Northwestern University and Evanston's Only Daily News Source Since 1881

The Daily Northwestern

Northwestern University and Evanston's Only Daily News Source Since 1881

The Daily Northwestern

Northwestern University and Evanston's Only Daily News Source Since 1881

The Daily Northwestern

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Misdemeanor charges dropped against NU faculty for activity during pro-Palestinian encampment
City Council approves $2 million grant application to renovate Hilda’s Place, talks Evanston Dog Beach accessibility access
City Council expands guaranteed income program, exempts athletic fields from leaf blower ordinance
Body recovered in Lake Michigan, EPD examining identity of body
Evanston’s ‘Seeds of Change’ theme inspires unity at Fourth of July parade
Lawsuit against Pritzker School of Law alleges its hiring process discriminates against white men
Evanston Fire concludes recovery search and rescue efforts for missing swimmer after ‘exhausting’ all resources
Perry: A little humility goes a long way

Brew, Hou, Leung, Pandey: On being scared to tweet and the pressure to market yourself as a student journalist

June 4, 2024

Haner: A love letter to the multimedia room

June 4, 2024

Independent review of athletics department released, puts forth key recommendations

Northwestern hosts groundbreaking ceremony at Ryan Field construction site

June 25, 2024

Derrick Gragg appointed as Northwestern’s vice president for athletic strategy, search for new athletic director begins

June 13, 2024


The secret (and short) lives of cicadas on campus

NU Declassified: Prof. Barbara Butts teaches leadership through stage management

Everything Evanston: Behind the boba in downtown Evanston

Early plans to fortify Evanston’s battered shoreline set to finish in 2024

Shun Graves/The Daily Northwestern
City staff expect preliminary plans for rebuilding parts of its Lake Michigan shoreline, seen here near the dog beach, to finish in early 2024.

On Tuesday, Rob Johnson picked up a piece of driftwood from Clark Street Beach. Visiting the area from Owensboro, Kentucky, for a business meeting, he said the souvenir showed signs of having washed up from the lake’s rushing waters.

That isn’t uncommon — Evanston’s lakefront is well worn. Everything from meteotsunamis to lake-effect snow beats up against the shoreline every day.

“It’s really important to keep this beautiful, natural and available to people,” Johnson said.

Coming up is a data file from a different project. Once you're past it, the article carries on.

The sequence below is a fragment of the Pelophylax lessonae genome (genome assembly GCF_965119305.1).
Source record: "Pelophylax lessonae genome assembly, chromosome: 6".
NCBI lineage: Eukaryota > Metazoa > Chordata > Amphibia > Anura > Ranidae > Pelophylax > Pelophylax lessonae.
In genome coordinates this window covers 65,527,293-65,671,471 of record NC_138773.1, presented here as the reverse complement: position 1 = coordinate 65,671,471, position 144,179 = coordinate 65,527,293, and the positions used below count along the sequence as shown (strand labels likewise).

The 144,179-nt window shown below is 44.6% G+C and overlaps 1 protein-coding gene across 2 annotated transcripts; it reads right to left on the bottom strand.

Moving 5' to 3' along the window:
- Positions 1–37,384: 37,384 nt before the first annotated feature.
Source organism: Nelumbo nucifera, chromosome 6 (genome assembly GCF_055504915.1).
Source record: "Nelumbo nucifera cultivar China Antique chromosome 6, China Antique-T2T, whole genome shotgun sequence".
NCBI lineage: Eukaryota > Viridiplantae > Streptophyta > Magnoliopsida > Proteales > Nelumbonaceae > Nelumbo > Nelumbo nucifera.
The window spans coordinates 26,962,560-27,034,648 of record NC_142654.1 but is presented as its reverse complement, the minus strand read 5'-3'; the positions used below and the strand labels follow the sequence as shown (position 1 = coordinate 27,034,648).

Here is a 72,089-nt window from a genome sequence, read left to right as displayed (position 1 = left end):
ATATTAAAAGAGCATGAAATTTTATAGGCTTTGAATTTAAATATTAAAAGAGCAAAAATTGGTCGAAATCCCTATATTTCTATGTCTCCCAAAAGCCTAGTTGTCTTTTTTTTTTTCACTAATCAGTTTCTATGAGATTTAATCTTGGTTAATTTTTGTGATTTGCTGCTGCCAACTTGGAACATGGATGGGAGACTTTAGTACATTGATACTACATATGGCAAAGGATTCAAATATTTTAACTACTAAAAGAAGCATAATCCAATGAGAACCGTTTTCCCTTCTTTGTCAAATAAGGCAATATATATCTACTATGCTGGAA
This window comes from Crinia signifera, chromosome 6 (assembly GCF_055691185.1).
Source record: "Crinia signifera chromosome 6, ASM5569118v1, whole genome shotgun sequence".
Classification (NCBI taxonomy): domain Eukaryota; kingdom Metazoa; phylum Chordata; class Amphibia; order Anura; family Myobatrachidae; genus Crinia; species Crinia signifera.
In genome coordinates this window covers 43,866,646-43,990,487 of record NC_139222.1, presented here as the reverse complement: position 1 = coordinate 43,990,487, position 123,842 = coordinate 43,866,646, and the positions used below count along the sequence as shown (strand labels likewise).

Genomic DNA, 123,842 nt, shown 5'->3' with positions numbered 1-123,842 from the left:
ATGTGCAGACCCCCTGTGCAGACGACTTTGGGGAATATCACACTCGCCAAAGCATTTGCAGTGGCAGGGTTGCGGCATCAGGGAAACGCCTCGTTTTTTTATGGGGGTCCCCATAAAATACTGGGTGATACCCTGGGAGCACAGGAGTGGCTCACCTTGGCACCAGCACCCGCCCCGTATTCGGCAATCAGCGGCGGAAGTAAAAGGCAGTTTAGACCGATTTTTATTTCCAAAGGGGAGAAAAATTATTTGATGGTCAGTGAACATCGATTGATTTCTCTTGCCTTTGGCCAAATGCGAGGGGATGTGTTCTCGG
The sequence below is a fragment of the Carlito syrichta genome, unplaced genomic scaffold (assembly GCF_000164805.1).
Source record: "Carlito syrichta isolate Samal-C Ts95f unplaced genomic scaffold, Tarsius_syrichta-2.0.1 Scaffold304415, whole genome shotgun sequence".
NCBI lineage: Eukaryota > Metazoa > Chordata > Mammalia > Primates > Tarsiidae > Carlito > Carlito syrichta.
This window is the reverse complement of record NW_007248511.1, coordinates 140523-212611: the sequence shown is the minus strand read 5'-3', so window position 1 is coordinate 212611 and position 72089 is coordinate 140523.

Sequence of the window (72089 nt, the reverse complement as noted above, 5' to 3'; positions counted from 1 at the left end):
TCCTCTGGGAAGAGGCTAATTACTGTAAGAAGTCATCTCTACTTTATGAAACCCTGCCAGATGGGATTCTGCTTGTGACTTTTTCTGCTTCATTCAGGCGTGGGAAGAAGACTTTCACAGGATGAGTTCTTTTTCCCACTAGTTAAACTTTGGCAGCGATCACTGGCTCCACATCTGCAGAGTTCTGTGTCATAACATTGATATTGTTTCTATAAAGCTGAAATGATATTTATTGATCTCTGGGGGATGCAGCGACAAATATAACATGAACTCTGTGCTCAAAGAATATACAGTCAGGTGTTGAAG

Now, city staff say Evanston is nearing the finish line in its preliminary plans to fortify its shoreline against the lake’s harsh waters.

Evanston started the project in the wake of severe storm damage in 2020, which caused erosion and widespread deterioration of the shoreline. Preliminary design work on rebuilding several shoreline sites should “theoretically” wrap up early next year, Project Manager Stefanie Levine said.

The city contracted with engineering firm SmithGroup in April 2022 to draft shoreline designs based on engineering studies and public input. The city has extended the contract completion deadline by more than a year to Dec. 31, 2024. It has also upped the original $333,000 cost to more than $460,000.

As the preliminary plans wrap up, however, questions have arisen about how the city will cover costs for the expansive project. Though SmithGroup will likely provide an estimate early next year, Levine said, a fire department estimate in 2020 pegged a $46 million price tag to repairs.

“We first need to prioritize the work, determine which beaches and shoreline are in most urgent need of repair and protection and proceed in an environmentally and fiscally responsible manner,” Ald. Clare Kelly (1st) said via email. “The Shoreline Repair project should be approached and developed as a multi-year project, spreading the costs out over numerous years.”

In 2020, Lake Michigan’s water levels reached near record levels. Along the Chicago-area shoreline, the rising lake left beaches and lakeside paths submerged. That year, Evanston made immediate repairs to the most damaged parts of its shoreline.

Water levels have declined since then. The once-submerged Evanston Dog Beach reopened earlier this year. But, variability in lake levels, as well as unpredictable extreme weather events, has the city on its toes as the shoreline continues to deteriorate.

Along much of Evanston’s shoreline lie mounds of rock called revetments. These structures have protected the shoreline from erosion, but they have worn down over the years.

“When it gets hit with waves, it absorbs the wave action and prevents the water from destroying whatever’s behind it,” Levine said. “Over time, after this stone gets hit over and over for many, many years by waves — and especially when the waves get bigger — it destroys the stone.”

Early designs introduce natural features like native plants and park pathways alongside reimagined revetments. For example, plans displayed in August show an expanded dog beach where plants take the place of an existing revetment. The drawing also shows a rocky breakwater placed off the shore.

Levine said the city will likely depend on grants to fund construction. The city faces a budget shortfall and other infrastructure needs as it also prepares for future extreme weather.

“Our lakefront is precious,” said Kelly, whose ward includes the dog beach. “Evanston residents have made it clear that there is a preference to maintain the shoreline and lakefront in as natural a state as possible.”

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